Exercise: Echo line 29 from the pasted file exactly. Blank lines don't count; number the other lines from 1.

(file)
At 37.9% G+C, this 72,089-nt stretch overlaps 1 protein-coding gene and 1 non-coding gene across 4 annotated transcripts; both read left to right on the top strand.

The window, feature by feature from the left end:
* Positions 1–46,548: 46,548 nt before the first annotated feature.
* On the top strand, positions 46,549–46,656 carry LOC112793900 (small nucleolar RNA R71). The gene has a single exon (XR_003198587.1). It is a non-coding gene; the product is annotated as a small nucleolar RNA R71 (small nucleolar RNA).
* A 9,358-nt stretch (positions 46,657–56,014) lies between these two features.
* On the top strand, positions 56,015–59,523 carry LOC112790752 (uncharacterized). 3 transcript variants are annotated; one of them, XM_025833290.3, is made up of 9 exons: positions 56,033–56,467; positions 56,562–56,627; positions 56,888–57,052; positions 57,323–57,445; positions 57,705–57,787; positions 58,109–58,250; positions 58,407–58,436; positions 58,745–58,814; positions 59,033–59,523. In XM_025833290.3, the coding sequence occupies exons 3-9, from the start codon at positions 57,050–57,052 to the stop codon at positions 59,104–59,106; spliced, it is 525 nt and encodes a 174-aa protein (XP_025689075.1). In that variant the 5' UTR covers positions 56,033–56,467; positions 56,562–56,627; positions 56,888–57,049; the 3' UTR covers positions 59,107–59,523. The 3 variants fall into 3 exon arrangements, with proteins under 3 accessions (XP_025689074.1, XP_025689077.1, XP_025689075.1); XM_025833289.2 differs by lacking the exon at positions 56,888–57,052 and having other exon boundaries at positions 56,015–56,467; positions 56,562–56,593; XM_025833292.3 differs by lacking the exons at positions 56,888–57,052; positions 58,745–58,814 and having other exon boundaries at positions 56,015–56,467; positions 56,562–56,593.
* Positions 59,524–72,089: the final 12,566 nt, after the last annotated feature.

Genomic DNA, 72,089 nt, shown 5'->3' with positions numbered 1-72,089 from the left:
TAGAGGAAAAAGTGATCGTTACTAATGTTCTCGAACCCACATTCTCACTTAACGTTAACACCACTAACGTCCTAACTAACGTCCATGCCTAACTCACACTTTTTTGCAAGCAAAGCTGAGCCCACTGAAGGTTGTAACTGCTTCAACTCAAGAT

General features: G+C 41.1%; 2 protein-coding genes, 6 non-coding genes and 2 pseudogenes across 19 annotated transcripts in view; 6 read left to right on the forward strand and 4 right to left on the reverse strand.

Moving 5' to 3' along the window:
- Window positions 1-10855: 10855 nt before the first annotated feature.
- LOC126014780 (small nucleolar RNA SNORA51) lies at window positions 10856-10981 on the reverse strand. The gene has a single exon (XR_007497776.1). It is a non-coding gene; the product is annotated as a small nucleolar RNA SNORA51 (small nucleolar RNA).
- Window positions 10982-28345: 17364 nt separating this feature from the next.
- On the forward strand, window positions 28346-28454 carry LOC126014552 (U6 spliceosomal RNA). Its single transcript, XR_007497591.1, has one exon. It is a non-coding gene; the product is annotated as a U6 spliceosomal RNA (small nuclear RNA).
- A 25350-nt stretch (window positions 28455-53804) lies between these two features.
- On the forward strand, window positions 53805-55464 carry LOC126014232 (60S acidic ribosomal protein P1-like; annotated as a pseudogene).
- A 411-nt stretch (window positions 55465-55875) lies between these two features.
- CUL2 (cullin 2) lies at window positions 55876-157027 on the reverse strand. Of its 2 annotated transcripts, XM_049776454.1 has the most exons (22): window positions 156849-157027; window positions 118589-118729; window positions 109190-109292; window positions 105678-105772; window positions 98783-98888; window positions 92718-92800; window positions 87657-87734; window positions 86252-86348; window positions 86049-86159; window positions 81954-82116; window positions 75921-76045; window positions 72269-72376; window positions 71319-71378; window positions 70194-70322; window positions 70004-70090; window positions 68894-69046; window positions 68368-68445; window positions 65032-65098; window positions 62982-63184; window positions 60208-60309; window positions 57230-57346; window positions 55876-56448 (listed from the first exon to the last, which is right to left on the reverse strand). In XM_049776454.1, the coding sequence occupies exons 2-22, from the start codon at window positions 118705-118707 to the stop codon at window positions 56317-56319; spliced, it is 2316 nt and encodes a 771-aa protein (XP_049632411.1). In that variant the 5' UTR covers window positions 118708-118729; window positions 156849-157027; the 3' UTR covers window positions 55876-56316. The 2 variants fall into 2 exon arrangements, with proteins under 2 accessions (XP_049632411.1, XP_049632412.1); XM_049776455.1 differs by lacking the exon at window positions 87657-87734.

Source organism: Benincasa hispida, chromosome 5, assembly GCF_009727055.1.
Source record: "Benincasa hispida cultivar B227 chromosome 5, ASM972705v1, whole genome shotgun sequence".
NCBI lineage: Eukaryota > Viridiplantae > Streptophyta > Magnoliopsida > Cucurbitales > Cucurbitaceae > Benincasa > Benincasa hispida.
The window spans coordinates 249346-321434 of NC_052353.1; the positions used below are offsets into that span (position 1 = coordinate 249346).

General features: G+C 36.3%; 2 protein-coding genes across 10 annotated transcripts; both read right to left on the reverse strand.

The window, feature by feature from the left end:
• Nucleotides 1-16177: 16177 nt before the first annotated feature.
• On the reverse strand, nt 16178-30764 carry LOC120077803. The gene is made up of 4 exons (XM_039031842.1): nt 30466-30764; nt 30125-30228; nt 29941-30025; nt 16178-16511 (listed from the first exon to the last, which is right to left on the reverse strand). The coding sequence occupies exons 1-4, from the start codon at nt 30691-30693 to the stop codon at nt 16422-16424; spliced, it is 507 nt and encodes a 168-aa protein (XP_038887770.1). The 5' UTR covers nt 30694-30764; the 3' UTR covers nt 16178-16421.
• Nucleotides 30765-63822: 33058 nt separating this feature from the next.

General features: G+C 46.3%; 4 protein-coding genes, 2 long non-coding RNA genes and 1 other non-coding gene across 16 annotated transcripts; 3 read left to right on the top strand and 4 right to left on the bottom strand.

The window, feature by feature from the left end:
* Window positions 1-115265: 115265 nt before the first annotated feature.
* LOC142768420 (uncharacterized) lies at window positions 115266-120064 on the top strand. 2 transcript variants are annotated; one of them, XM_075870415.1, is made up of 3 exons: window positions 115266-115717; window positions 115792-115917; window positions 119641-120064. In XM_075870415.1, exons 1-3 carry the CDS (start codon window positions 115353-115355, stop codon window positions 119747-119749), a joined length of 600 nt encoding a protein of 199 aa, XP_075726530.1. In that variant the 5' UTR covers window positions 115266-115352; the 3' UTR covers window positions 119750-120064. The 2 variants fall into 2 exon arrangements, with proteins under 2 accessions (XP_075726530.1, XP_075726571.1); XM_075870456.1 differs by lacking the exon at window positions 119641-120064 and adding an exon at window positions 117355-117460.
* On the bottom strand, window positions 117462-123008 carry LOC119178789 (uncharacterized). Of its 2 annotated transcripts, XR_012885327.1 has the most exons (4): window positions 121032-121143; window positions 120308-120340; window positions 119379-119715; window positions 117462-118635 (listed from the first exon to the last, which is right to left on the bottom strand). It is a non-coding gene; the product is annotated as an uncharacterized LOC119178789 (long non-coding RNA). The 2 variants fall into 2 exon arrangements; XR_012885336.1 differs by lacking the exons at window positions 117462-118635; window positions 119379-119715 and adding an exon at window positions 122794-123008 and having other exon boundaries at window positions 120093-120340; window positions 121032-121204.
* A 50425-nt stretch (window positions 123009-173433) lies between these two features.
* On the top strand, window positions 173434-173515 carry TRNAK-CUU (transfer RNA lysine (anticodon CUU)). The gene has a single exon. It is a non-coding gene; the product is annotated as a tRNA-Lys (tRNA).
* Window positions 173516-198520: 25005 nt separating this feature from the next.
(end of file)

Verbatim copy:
General features: G+C 46.3%; 4 protein-coding genes, 2 long non-coding RNA genes and 1 other non-coding gene across 16 annotated transcripts; 3 read left to right on the top strand and 4 right to left on the bottom strand.